ideas had been accounted within the act of coding (Lincoln &
Guba, 1985). Negative cases were single or a collection of dis-
crete statements that did not fall within the established defined
codes. In this study, one negative case appeared suggesting that
participants with relatives may have better insight into the pre-
vention and treatment of diabetes. Given the potential effects of
this finding, these data were again analyzed to determine if
there was a difference in the responses of participants who had
relatives with diabetes as compared to those without known
relatives having diabetes for four questions. The four questions
were frequency of Internet use, defining healthy outcome, de-
fining diabetes, and recommendations for improving the web-
The second phase of analyses used deductive reasoning in
that frequency counts and qualitative data, analyzed in a previ-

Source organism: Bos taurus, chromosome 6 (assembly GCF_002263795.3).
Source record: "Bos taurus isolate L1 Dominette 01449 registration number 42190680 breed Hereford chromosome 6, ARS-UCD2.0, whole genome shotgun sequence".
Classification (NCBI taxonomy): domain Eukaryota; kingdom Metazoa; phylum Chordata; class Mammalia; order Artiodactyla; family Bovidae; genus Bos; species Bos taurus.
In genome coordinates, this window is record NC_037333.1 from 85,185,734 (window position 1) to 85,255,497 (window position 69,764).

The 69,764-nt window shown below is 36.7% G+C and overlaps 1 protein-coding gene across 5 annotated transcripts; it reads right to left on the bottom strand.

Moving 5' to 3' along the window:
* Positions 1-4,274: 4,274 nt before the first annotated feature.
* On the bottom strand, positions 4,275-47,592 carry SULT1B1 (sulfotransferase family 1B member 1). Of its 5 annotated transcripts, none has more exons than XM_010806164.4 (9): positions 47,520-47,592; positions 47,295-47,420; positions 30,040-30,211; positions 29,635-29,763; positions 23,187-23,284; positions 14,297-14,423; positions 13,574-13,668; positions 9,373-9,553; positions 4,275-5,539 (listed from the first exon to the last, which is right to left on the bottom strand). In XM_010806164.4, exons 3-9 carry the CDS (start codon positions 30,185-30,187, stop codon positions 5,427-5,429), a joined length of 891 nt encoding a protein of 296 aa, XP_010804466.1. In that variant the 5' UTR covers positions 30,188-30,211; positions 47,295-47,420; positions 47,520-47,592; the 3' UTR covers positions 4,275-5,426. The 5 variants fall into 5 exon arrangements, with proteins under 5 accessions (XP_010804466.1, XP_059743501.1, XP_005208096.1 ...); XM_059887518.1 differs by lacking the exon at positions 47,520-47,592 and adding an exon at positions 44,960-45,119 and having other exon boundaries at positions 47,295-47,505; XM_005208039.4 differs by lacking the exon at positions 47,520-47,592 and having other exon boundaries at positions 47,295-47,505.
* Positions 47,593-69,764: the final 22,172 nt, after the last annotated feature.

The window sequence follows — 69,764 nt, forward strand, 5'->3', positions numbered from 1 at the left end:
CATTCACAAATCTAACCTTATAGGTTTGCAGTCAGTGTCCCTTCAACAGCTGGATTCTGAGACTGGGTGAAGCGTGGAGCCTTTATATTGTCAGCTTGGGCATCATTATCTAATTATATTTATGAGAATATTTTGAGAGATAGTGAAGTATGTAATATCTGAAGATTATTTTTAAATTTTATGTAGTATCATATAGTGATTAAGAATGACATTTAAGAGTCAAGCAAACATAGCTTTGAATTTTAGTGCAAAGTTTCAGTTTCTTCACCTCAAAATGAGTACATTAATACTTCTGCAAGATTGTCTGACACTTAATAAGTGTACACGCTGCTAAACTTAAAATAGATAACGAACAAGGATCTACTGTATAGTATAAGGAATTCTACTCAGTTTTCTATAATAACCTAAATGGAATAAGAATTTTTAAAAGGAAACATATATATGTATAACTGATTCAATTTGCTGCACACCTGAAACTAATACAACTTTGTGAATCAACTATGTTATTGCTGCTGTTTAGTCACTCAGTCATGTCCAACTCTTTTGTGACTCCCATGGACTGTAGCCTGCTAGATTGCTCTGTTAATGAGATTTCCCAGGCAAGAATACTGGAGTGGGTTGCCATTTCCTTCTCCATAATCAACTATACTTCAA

ous study (Castelli, Goss, Scherer, & Chapman-Novakofski,
2011), were used to confirm the trustworthiness of the codes,
patterns and themes in the present study. In this phase, the
codes were compared holistically with the quantitative data of
code frequency counts, knowledge test scores, risk for diabetes,
and website hit counts, because themes should be identified
before, during, and after the data collectio n (Denzi n & Lincol n,
1998). Further, the patterns and themes were reexamined from
a theoretical perspective for consistencies.
All subjects had access to the Internet, with more than 50%
using it daily, up to two hours per day. There were no substan-
tial differences between genders or across schools in use, both
in frequency and time. The results indicated that the Internet
appeared to be an extension of daily living utilized for commu-
nication and information access.
When asked about defining healthy outcomes or diabetes, the
subjects gave responses in the categories of diet, physical activ-
ity, studying, sleeping, and friendship. The diet category had
the most varied responses and included answers such as healthy
eating in general, eating fruits and vegetables, eating in mod-
eration, no junk food and eating less meat. The participants
expressed interest in learning more information about healthy
living, diabetes and varied topics such as leukemia. Subjects
also recommended adding more games, videos, pictures, music,